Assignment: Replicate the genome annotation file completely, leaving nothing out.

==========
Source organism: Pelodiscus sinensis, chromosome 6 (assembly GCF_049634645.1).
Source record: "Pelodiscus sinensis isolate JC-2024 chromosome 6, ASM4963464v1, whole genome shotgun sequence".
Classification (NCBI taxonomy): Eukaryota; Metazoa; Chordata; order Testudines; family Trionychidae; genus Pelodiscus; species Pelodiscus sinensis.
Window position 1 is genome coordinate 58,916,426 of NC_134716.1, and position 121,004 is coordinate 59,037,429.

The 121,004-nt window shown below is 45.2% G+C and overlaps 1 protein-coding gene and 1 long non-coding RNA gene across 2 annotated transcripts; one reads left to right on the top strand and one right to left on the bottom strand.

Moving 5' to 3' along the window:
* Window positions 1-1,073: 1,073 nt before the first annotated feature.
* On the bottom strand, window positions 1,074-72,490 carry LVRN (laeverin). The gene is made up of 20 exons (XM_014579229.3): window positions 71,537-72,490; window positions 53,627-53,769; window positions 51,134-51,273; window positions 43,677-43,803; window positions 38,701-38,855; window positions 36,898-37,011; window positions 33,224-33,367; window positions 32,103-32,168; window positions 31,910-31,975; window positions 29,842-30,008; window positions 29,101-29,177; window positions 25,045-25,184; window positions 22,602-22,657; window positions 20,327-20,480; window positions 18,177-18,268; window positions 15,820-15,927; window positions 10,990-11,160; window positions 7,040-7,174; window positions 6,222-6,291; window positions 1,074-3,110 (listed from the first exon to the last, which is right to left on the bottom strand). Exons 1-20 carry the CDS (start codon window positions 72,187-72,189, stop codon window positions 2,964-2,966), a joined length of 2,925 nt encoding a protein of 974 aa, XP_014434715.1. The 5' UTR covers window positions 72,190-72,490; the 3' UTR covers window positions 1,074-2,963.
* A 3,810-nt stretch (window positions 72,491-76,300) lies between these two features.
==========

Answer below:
Source organism: Pelodiscus sinensis, chromosome 6 (assembly GCF_049634645.1).
Source record: "Pelodiscus sinensis isolate JC-2024 chromosome 6, ASM4963464v1, whole genome shotgun sequence".
Classification (NCBI taxonomy): Eukaryota; Metazoa; Chordata; order Testudines; family Trionychidae; genus Pelodiscus; species Pelodiscus sinensis.
Window position 1 is genome coordinate 58,916,426 of NC_134716.1, and position 121,004 is coordinate 59,037,429.

The 121,004-nt window shown below is 45.2% G+C and overlaps 1 protein-coding gene and 1 long non-coding RNA gene across 2 annotated transcripts; one reads left to right on the top strand and one right to left on the bottom strand.

Moving 5' to 3' along the window:
* Window positions 1-1,073: 1,073 nt before the first annotated feature.
* On the bottom strand, window positions 1,074-72,490 carry LVRN (laeverin). The gene is made up of 20 exons (XM_014579229.3): window positions 71,537-72,490; window positions 53,627-53,769; window positions 51,134-51,273; window positions 43,677-43,803; window positions 38,701-38,855; window positions 36,898-37,011; window positions 33,224-33,367; window positions 32,103-32,168; window positions 31,910-31,975; window positions 29,842-30,008; window positions 29,101-29,177; window positions 25,045-25,184; window positions 22,602-22,657; window positions 20,327-20,480; window positions 18,177-18,268; window positions 15,820-15,927; window positions 10,990-11,160; window positions 7,040-7,174; window positions 6,222-6,291; window positions 1,074-3,110 (listed from the first exon to the last, which is right to left on the bottom strand). Exons 1-20 carry the CDS (start codon window positions 72,187-72,189, stop codon window positions 2,964-2,966), a joined length of 2,925 nt encoding a protein of 974 aa, XP_014434715.1. The 5' UTR covers window positions 72,190-72,490; the 3' UTR covers window positions 1,074-2,963.
* A 3,810-nt stretch (window positions 72,491-76,300) lies between these two features.